Think you are safe from the cryptic world of wireless computer hacking? Think again. Security researchers who study wireless networks have found another embarrassing information leak, this one involving well-known retail giants. Some stores use cash registers with wireless networks that beam data — including credit card numbers — to a central computer elsewhere in the store. But a hacker can sit in a store’s parking lot and “listen in” to the data. Indeed, consumer electronics retailer Best Buy Co. shut off wireless cash registers at its stores Wednesday after being alerted to the potential problem, saying it was investigating the issue.

Networked cash registers are an important part of a large retail operation — they allow stores to change prices instantly and make inventory tracking easier. In addition, wireless networks offer added convenience, making temporary outdoor “sidewalk” cash registers much easier to install.

It’s not clear how many stores use the so-called “wireless point-of-sale terminal,” but they are clearly on the rise. For example, Kmart announced last year it planned to install wireless technology in all 2,100 stores.

But there’s a downside to the nifty wireless technology. The data is broadcast as a radio signal, which carries outside the store.

Hackers, using laptop computers equipped with a special antenna, can listen in on such traffic, and if it’s not encrypted, they can read it almost like office workers read e-mail.

An anonymous security researcher announced on a computer security research mailing list Wednesday that several U.S. retailers have made the mistake of installing wireless cash registers and transmitting the traffic in clear text, without encryption. By sitting in the parking lot, the researcher said, he could “listen in” on credit card numbers being beamed around the store.

Several researchers chimed in to say it was old news, discovered by the computer underground as much as two years ago.

Mark J. Ferrone, spokesperson for Symbol Technologies, Inc., said stealing wireless cash register traffic is feasible if proper security measures are not in place. Symbol makes hardware used by IBM in its wireless point-of-sale terminals. The firm couldn’t say which large retailers actually deploy their wireless point of sale technology, but Wal-Mart, Best Buy and Home Depot are among Symbol’s broad customer base, he said.

“There are security mechanisms in place, but whether or not (the stores) use them is a different story,” Ferrone said. “If the security is not turned on, then the traffic would be open.”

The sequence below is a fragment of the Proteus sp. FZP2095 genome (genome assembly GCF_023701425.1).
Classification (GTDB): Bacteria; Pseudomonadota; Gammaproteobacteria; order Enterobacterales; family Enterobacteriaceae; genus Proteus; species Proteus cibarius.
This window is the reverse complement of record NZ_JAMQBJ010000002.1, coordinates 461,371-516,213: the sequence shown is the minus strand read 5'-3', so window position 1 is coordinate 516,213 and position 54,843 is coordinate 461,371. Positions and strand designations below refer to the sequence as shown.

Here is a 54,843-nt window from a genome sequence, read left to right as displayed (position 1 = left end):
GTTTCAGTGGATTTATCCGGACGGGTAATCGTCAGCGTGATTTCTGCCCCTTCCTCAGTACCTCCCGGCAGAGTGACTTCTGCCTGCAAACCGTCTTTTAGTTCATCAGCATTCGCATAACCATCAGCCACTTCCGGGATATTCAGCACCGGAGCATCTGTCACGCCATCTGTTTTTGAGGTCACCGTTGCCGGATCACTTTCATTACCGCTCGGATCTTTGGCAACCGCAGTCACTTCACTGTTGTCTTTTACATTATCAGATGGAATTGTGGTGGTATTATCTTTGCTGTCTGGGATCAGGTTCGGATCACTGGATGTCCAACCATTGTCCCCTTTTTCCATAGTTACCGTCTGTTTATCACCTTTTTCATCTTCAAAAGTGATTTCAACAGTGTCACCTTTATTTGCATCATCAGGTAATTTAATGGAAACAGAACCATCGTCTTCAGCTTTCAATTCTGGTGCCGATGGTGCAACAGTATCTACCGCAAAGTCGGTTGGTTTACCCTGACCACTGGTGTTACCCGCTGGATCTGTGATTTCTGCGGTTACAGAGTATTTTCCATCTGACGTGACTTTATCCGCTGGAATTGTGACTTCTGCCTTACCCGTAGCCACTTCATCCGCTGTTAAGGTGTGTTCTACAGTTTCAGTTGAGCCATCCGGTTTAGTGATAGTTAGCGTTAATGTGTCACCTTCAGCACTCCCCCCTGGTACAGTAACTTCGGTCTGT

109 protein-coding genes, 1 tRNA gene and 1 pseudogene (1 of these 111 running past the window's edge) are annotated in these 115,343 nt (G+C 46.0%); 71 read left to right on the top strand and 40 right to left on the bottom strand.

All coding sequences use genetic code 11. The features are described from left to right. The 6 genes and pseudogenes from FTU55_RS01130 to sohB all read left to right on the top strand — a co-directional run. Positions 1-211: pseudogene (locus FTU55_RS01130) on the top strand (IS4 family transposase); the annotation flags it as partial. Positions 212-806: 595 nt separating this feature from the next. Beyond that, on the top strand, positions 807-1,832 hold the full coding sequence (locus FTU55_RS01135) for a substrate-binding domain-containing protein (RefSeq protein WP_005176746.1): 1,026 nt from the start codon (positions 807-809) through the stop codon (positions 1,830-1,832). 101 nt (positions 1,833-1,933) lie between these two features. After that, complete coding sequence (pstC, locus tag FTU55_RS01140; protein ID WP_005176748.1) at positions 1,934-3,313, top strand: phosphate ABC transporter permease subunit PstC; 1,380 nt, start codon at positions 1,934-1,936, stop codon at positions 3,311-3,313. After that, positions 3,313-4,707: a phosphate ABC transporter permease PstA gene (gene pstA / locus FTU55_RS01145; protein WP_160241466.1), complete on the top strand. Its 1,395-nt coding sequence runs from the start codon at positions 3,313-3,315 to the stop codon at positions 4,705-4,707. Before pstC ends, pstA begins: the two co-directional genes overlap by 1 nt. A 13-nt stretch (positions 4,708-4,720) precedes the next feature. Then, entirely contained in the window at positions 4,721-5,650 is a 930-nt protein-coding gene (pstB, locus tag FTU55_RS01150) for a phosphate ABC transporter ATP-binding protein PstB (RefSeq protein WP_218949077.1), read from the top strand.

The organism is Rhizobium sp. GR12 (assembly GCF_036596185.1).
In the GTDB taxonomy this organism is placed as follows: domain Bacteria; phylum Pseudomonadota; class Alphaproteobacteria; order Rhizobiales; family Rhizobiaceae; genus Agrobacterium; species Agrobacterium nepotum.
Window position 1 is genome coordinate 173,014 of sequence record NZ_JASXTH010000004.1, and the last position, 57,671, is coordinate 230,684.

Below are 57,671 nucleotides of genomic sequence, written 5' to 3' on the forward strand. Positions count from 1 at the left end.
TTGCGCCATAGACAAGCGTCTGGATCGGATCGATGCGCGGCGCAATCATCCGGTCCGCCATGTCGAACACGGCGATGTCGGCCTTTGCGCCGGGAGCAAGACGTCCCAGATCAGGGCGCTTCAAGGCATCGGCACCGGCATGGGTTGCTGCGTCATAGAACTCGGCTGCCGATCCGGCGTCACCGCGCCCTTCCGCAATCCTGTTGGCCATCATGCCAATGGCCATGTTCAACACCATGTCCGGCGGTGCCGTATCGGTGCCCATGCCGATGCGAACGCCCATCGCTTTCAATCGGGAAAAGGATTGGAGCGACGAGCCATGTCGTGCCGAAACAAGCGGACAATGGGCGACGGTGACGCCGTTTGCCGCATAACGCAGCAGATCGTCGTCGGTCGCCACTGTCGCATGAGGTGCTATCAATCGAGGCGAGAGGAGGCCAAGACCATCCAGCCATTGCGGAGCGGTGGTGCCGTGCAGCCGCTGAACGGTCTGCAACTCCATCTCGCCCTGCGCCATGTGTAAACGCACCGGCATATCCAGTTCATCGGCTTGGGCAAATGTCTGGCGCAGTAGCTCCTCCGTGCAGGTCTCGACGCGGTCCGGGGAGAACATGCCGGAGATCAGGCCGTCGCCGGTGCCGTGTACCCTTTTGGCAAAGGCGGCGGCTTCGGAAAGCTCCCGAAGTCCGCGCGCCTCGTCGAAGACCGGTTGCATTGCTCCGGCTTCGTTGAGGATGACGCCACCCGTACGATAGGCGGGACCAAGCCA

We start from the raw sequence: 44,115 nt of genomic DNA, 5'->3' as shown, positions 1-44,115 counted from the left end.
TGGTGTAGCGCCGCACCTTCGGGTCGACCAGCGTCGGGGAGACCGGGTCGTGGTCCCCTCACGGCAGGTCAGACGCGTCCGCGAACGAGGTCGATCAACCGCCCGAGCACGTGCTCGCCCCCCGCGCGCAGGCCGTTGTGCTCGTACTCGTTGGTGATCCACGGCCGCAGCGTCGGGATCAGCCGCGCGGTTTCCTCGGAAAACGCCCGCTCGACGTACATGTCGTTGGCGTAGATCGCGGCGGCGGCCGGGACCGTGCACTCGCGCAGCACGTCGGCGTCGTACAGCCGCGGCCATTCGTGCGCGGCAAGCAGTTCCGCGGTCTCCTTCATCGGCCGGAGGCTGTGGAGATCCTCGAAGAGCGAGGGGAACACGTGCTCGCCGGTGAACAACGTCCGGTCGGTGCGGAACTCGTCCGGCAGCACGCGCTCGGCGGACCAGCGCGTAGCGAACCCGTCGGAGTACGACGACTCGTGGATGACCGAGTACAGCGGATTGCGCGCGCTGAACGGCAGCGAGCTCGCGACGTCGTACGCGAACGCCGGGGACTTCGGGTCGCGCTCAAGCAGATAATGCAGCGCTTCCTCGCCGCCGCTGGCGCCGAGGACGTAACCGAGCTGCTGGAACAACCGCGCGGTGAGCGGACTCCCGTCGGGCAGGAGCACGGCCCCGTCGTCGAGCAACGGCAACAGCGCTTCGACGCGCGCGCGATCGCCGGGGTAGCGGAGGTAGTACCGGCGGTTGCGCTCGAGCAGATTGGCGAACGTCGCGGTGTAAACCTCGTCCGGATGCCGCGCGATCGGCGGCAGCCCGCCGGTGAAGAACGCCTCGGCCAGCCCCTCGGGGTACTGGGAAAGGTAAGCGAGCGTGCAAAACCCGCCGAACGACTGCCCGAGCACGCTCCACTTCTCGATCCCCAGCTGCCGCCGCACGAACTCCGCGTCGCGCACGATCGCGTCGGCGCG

However, Ray Martino, Symbol’s vice president of wireless network products, said that credit card data wouldn’t normally be among the traffic that’s broadcast through the air. Credit card purchases still require authorization from a bank, meaning the traffic must travel over a phone line.

But several computer hackers contacted by said they had spied credit card data in among the wireless traffic they’d captured.


Best Buy, the nation’s No. 1 consumer electronics retailer with 480 stores, was the retailer most often cited in the notes. The company responded quickly on Wednesday — spokesperson Donna Beadle, in an e-mail, said the company had “deactivated our wireless temporary cash registers that transmit information via LAN connections.”

Beadle added that wireless terminals actually represented a small percentage of transactions. “Customer privacy is of the utmost importance to Best Buy and we will further investigate,” she said.

Several researchers told they’d been able to spy traffic at Wal-Mart and Home Depot stores. Wal-Mart didn’t immediately return phone calls.

Don Harrison, spokesperson for Home Depot, said any wireless traffic at Home Depot stores is limited to price scanning information — no credit card data is ever transmitted through the air. Home Depot stores use “line busting” technology, where items being purchased by a customer on an excessively long checkout line are scanned by an employee with a wireless device, speeding up the checkout process.

“We do have wireless technology in the store, but it’s all back-end stuff. At the point of sale, everything is hard-wired, and there’s no way a hacker’s going to get that (data),” Harrison said.

While knowledge of the flaw might have been limited to a small group prior to Wednesday, its publication to a security mailing list serves as an invitation for curious computer hackers and computer criminals to try it out.

“I assume half the mailing list is going to be driving around their towns tonight scanning for this problem. I know I will,” wrote one.

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